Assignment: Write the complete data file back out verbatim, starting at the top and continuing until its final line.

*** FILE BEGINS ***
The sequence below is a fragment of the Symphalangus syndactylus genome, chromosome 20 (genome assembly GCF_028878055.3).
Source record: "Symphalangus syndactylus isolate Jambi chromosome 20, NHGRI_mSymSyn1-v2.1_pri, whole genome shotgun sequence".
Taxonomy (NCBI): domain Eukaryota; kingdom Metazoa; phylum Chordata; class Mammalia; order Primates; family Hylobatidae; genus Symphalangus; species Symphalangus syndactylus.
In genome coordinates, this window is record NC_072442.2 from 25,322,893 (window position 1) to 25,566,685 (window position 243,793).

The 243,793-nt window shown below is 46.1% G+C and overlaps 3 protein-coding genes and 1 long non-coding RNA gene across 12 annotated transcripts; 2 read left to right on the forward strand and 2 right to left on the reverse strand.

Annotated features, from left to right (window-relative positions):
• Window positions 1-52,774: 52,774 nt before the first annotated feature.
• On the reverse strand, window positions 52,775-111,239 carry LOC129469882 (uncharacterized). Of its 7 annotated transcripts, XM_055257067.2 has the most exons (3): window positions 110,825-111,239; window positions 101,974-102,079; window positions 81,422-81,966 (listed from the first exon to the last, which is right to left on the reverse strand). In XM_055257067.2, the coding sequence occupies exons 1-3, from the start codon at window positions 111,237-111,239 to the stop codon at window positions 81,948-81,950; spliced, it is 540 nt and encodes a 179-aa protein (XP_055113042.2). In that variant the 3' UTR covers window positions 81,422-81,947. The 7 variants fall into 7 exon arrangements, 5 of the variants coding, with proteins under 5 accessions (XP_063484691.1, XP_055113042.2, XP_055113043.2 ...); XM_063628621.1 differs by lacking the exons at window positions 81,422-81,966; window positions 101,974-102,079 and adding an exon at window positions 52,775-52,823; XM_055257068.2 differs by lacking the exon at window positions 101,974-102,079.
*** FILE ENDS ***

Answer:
The sequence below is a fragment of the Symphalangus syndactylus genome, chromosome 20 (genome assembly GCF_028878055.3).
Source record: "Symphalangus syndactylus isolate Jambi chromosome 20, NHGRI_mSymSyn1-v2.1_pri, whole genome shotgun sequence".
Taxonomy (NCBI): domain Eukaryota; kingdom Metazoa; phylum Chordata; class Mammalia; order Primates; family Hylobatidae; genus Symphalangus; species Symphalangus syndactylus.
In genome coordinates, this window is record NC_072442.2 from 25,322,893 (window position 1) to 25,566,685 (window position 243,793).

The 243,793-nt window shown below is 46.1% G+C and overlaps 3 protein-coding genes and 1 long non-coding RNA gene across 12 annotated transcripts; 2 read left to right on the forward strand and 2 right to left on the reverse strand.

Annotated features, from left to right (window-relative positions):
• Window positions 1-52,774: 52,774 nt before the first annotated feature.
• On the reverse strand, window positions 52,775-111,239 carry LOC129469882 (uncharacterized). Of its 7 annotated transcripts, XM_055257067.2 has the most exons (3): window positions 110,825-111,239; window positions 101,974-102,079; window positions 81,422-81,966 (listed from the first exon to the last, which is right to left on the reverse strand). In XM_055257067.2, the coding sequence occupies exons 1-3, from the start codon at window positions 111,237-111,239 to the stop codon at window positions 81,948-81,950; spliced, it is 540 nt and encodes a 179-aa protein (XP_055113042.2). In that variant the 3' UTR covers window positions 81,422-81,947. The 7 variants fall into 7 exon arrangements, 5 of the variants coding, with proteins under 5 accessions (XP_063484691.1, XP_055113042.2, XP_055113043.2 ...); XM_063628621.1 differs by lacking the exons at window positions 81,422-81,966; window positions 101,974-102,079 and adding an exon at window positions 52,775-52,823; XM_055257068.2 differs by lacking the exon at window positions 101,974-102,079.